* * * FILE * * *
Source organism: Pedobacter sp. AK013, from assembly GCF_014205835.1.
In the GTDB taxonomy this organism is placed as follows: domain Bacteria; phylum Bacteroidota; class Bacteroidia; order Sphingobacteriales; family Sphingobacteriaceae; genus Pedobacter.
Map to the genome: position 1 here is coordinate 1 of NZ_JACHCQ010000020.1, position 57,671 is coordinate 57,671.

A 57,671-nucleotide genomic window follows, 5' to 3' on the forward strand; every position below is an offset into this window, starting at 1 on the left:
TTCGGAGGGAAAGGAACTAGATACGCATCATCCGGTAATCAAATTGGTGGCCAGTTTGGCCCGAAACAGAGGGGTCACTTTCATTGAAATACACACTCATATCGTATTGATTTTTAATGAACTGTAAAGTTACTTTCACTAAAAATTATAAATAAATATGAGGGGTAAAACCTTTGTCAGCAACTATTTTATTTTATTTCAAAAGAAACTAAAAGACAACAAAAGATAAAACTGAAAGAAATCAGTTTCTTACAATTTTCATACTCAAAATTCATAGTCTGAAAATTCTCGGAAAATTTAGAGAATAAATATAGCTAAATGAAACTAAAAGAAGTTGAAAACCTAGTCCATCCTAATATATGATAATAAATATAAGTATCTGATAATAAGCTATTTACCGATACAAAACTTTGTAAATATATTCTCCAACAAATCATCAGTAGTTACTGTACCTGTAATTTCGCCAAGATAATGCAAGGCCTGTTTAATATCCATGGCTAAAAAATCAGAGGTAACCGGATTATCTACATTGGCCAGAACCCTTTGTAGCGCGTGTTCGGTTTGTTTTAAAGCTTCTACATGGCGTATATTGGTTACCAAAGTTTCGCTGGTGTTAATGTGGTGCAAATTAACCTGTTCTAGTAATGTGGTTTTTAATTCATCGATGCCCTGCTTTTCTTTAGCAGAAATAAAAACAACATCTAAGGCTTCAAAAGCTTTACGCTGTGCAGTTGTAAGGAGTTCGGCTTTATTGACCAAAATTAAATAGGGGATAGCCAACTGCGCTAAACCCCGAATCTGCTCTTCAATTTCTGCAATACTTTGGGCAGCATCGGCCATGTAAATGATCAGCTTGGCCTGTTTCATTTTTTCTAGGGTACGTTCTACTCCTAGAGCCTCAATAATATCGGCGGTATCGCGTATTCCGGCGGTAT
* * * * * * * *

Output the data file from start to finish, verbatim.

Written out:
Source organism: Pedobacter sp. AK013, from assembly GCF_014205835.1.
In the GTDB taxonomy this organism is placed as follows: domain Bacteria; phylum Bacteroidota; class Bacteroidia; order Sphingobacteriales; family Sphingobacteriaceae; genus Pedobacter.
Map to the genome: position 1 here is coordinate 1 of NZ_JACHCQ010000020.1, position 57,671 is coordinate 57,671.

A 57,671-nucleotide genomic window follows, 5' to 3' on the forward strand; every position below is an offset into this window, starting at 1 on the left:
TTCGGAGGGAAAGGAACTAGATACGCATCATCCGGTAATCAAATTGGTGGCCAGTTTGGCCCGAAACAGAGGGGTCACTTTCATTGAAATACACACTCATATCGTATTGATTTTTAATGAACTGTAAAGTTACTTTCACTAAAAATTATAAATAAATATGAGGGGTAAAACCTTTGTCAGCAACTATTTTATTTTATTTCAAAAGAAACTAAAAGACAACAAAAGATAAAACTGAAAGAAATCAGTTTCTTACAATTTTCATACTCAAAATTCATAGTCTGAAAATTCTCGGAAAATTTAGAGAATAAATATAGCTAAATGAAACTAAAAGAAGTTGAAAACCTAGTCCATCCTAATATATGATAATAAATATAAGTATCTGATAATAAGCTATTTACCGATACAAAACTTTGTAAATATATTCTCCAACAAATCATCAGTAGTTACTGTACCTGTAATTTCGCCAAGATAATGCAAGGCCTGTTTAATATCCATGGCTAAAAAATCAGAGGTAACCGGATTATCTACATTGGCCAGAACCCTTTGTAGCGCGTGTTCGGTTTGTTTTAAAGCTTCTACATGGCGTATATTGGTTACCAAAGTTTCGCTGGTGTTAATGTGGTGCAAATTAACCTGTTCTAGTAATGTGGTTTTTAATTCATCGATGCCCTGCTTTTCTTTAGCAGAAATAAAAACAACATCTAAGGCTTCAAAAGCTTTACGCTGTGCAGTTGTAAGGAGTTCGGCTTTATTGACCAAAATTAAATAGGGGATAGCCAACTGCGCTAAACCCCGAATCTGCTCTTCAATTTCTGCAATACTTTGGGCAGCATCGGCCATGTAAATGATCAGCTTGGCCTGTTTCATTTTTTCTAGGGTACGTTCTACTCCTAGAGCCTCAATAATATCGGCGGTATCGCGTATTCCGGCGGTAT